- Having a condition that blocks the urinary tract such as kidney stones.
- Having a condition that prevents the bladder from draining.
- Having a urinary catheter.
- Having a weak immune system.
- Having a family history of UTIs.
- Not drinking enough water and other fluids.
- Not keeping the genitals clean and having poor hygiene.
- Having a condition that makes it difficult to fully empty the bladder, such as an enlarged prostate gland in men and constipation in children.
- Having vesicoureteral reflux when the bladder contracts, allowing some urine back into the ureters rather than being sent down the urethra.
- In men, an enlarged prostate gland can make it difficult to empty the bladder fully, which can put men more at risk of developing a UTI.
- In older women, the tissues of the urethra and bladder become thinner and drier with age as well as after menopause or a hysterectomy.
- People with diabetes are at increased risk of having UTIs as their urine may have a high glucose (sugar) content, which makes it easier for bacteria to multiply.
- Chronic conditions, some medications, and problems with incontinence put older people at an increased risk.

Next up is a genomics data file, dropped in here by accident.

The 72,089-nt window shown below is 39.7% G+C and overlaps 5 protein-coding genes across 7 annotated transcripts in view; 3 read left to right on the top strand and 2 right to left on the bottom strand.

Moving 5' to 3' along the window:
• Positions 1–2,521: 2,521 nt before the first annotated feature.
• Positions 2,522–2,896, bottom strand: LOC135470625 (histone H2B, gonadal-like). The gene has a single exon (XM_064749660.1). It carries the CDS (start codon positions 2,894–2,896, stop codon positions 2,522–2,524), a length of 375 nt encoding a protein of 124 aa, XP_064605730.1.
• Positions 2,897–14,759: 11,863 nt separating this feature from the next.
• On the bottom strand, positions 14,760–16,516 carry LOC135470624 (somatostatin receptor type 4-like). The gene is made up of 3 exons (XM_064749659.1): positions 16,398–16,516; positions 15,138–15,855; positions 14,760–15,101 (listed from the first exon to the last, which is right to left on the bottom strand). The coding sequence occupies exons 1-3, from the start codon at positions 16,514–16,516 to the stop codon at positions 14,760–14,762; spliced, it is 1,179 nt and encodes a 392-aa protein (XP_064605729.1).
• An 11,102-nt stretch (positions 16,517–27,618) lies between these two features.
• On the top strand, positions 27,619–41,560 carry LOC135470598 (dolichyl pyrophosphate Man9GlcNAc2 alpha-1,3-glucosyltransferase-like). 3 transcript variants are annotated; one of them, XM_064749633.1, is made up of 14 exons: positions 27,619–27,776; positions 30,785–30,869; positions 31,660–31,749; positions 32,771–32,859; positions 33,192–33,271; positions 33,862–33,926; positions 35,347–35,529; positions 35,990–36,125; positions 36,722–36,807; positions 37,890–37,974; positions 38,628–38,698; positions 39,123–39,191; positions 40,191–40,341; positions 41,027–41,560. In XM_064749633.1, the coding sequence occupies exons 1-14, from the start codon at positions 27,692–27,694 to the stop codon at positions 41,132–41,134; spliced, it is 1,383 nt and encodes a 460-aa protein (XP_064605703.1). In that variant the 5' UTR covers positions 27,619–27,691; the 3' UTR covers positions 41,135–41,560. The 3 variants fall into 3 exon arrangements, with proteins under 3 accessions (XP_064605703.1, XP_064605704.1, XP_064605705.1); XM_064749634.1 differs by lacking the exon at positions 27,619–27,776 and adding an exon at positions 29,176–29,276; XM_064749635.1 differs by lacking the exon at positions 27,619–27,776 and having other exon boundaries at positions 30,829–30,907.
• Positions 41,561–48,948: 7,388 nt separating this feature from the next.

Some people believe certain trigger foods can increase the discomfort caused by cystitis. Alcohol, coffee, acidic fruits, spicy foods and sweeteners in particular are believed to cause further bladder irritation.
How are UTIs diagnosed?
Anyone with the symptoms of a UTI should contact their GP. GPs can usually diagnose a UTI by asking about the symptoms, examining the person, and arranging for a sample of urine to be tested. They will usually ask you to provide a “mid-stream” urine specimen. To do this, you must catch a small amount of urine halfway through emptying your bladder. Do not collect the first or last part of the urine flow because this may cause a false result.
Treatment usually begins soon after a urine sample has been taken; however, in a few circumstances, further tests may be needed in hospital to check for abnormalities.
Further tests may also be needed if you have frequent urinary infections or if you also have high blood pressure, other abnormalities in the urine or are pregnant.
Can UTIs be treated naturally?